Over the past year, many MotoGP riders and watchers have noted how smooth Jorge Lorenzo rides, and that it is one key to his success in 2012. There is no question you have to be smooth to ride a 260-horsepower MotoGP bike, but the same can be said of any motorcycle.
Being smooth encompasses many aspects of riding: Your movement from side to side in transitions, throttle control, applying the brakes, steering inputs and gear shifts are just a few examples. One area that people often struggle with is the initial application of throttle when exiting a corner – smoothly making the transition from off-throttle to on-throttle. I have seen room for improvement with many riders I have worked with, from first-time track-day riders to expert-level racers, and it is something I constantly worked on myself over the years.
Why must the initial throttle opening be so smooth? When the motorcycle is in mid-corner, 100 percent of the tires’ traction is going toward cornering forces; none is available for acceleration. To accelerate, you must reduce the cornering forces (by lifting the bike up from maximum lean) to free up some traction. If you are abrupt on the throttle and the bike accelerates suddenly when you are still at maximum lean, the tires cannot handle the combined forces and the chance of a crash increases; you must lift the bike up a significant amount even before you can apply the throttle. On the other hand, if you are able to smoothly open the throttle just a fraction, you can begin accelerating when the bike is more leaned over – and earlier in the corner.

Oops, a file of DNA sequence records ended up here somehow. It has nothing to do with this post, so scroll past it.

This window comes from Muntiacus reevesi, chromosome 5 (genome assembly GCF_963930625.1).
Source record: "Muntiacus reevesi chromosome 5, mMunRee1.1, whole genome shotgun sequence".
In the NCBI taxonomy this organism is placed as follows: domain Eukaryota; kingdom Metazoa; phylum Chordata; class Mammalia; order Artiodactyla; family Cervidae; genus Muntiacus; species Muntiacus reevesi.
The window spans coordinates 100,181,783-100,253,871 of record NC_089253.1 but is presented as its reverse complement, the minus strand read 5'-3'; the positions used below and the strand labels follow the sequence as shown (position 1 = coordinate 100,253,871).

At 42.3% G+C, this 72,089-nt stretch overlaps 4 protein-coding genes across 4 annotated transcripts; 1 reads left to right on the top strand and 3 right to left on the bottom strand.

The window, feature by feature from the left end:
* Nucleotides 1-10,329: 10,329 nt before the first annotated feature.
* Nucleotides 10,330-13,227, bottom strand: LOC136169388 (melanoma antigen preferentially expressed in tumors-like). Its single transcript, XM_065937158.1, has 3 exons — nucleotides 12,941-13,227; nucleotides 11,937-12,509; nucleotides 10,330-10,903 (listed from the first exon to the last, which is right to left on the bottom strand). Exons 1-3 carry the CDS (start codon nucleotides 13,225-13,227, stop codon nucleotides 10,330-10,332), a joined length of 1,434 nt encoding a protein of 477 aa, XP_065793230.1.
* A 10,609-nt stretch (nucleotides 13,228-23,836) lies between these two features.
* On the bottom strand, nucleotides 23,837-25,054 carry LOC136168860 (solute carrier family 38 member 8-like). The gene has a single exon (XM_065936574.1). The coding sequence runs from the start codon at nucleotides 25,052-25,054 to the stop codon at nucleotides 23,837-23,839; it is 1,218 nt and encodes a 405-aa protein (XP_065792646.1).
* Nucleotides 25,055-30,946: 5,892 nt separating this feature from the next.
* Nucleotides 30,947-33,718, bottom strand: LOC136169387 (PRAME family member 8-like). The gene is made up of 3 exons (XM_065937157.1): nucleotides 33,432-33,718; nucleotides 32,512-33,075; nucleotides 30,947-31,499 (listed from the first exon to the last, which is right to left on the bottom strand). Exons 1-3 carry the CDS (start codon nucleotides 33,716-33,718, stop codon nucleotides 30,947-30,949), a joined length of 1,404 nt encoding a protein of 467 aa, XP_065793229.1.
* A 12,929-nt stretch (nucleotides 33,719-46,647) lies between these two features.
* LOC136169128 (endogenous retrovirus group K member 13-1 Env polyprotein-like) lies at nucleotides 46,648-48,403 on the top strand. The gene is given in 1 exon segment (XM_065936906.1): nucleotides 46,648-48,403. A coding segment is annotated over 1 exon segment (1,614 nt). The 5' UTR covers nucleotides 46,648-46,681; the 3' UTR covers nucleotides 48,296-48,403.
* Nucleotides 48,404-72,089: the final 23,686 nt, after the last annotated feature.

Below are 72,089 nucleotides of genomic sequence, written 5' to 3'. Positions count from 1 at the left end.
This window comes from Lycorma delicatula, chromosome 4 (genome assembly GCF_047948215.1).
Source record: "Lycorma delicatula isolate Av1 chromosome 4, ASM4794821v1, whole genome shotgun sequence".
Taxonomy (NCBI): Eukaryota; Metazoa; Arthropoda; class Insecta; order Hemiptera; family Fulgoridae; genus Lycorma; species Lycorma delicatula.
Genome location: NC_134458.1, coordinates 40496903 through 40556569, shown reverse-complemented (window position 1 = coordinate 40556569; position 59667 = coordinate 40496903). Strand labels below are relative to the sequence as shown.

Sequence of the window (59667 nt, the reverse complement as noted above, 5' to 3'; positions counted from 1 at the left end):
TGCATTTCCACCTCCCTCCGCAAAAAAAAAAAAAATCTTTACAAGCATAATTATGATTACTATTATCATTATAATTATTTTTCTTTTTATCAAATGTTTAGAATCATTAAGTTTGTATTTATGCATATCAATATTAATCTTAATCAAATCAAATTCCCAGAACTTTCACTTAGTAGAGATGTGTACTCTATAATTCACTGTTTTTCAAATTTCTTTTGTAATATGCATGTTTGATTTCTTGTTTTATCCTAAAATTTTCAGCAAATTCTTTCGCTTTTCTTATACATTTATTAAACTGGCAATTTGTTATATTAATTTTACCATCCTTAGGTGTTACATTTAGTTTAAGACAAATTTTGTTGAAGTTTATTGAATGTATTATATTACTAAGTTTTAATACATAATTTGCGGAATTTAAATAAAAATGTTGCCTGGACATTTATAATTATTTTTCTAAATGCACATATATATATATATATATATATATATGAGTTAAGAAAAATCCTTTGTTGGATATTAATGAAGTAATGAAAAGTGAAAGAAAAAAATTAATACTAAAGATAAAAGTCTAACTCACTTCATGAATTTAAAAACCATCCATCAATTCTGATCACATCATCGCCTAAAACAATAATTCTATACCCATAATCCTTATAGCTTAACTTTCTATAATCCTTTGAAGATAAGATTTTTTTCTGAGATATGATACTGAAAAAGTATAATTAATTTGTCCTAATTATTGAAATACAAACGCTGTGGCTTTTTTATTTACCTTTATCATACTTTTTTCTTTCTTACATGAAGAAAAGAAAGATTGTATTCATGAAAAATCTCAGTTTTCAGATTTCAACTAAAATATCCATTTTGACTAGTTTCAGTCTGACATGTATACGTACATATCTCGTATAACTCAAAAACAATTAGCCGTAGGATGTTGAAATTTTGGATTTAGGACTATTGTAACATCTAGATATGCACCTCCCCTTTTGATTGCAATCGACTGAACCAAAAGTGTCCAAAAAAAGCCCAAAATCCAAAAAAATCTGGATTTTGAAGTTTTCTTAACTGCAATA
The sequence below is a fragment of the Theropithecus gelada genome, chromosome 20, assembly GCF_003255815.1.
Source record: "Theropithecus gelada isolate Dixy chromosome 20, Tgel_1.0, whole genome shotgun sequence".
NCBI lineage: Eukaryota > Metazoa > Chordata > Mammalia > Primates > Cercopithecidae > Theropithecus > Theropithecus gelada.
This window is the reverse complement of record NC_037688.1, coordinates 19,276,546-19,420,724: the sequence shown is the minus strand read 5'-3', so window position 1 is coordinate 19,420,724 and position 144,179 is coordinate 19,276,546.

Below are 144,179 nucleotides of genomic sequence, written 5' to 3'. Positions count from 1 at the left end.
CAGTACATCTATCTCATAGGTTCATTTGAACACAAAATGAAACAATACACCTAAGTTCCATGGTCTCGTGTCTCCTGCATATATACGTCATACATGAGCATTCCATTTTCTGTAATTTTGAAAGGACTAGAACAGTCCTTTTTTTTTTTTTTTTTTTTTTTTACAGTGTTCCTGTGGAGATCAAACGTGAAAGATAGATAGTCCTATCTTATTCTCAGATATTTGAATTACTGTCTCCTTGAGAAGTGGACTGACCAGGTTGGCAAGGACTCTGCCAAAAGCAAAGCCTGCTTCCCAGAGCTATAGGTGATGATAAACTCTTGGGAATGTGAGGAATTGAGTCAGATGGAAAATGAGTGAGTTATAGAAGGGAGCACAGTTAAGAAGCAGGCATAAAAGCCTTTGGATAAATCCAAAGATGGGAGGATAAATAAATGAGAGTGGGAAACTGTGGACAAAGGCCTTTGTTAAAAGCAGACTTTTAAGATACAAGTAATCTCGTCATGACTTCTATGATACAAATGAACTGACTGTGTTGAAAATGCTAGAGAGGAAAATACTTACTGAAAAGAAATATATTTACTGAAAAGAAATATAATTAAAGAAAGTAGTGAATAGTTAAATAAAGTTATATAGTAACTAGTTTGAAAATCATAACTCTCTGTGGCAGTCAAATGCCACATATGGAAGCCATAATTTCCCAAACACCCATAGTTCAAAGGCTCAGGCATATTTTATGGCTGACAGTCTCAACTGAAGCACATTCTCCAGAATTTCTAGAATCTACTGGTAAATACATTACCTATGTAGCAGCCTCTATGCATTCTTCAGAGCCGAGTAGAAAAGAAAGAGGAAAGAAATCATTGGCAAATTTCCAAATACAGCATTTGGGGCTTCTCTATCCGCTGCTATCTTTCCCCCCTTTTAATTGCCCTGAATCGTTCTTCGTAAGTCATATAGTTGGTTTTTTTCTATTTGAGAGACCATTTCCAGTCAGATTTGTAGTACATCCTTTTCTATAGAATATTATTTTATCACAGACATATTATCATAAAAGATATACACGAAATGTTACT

For inexperienced riders, a lot of the abruptness in throttle control is a physical matter – they are simply gripping the handlebars too tightly to have the necessary finesse on the throttle. This is one reason why it’s important to hold onto the motorcycle with your lower body and support your upper body with your torso, leaving your arms free to better work the controls.
Riders with more experience sometimes get overanxious in the corner, and apply too much throttle at once – thinking it is the way to get as much acceleration out of the turn as possible. I see the results quite often in data taken in long, sweeping turns: The rider opens the throttle too abruptly for the lean angle used in mid-turn. The tires can’t handle the combined acceleration and cornering forces, the motorcycle begins to run wide, and the rider must close the throttle. With speed reduced, the motorcycle comes back to the correct line; the mistake has been corrected, but then the rider opens the throttle even more aggressively to make up for lost time, and the cycle repeats. The rider ends up opening and closing the throttle multiple times in the corner and feeling as if he is at the edge of traction, and yet other riders are pulling away from him.
Data for very experienced riders shows a very smooth throttle opening, and in any given turn the throttle is opened only once, and then held open from there – no multiple transitions from off to on and back again. Many top riders work tirelessly on that initial throttle response and that includes working on the setup of the motorcycle to make engine response as smooth as possible. Eccentric throttle tubes can help, as they open the butterflies less for a given rotation of the throttle tube at small openings (and make up the difference at large throttle openings). Fuel and ignition settings at small throttle openings can also be altered to change response.
There are many other aspects to riding smoothly but the initial throttle opening is one of the most important, and one that many riders could benefit from addressing.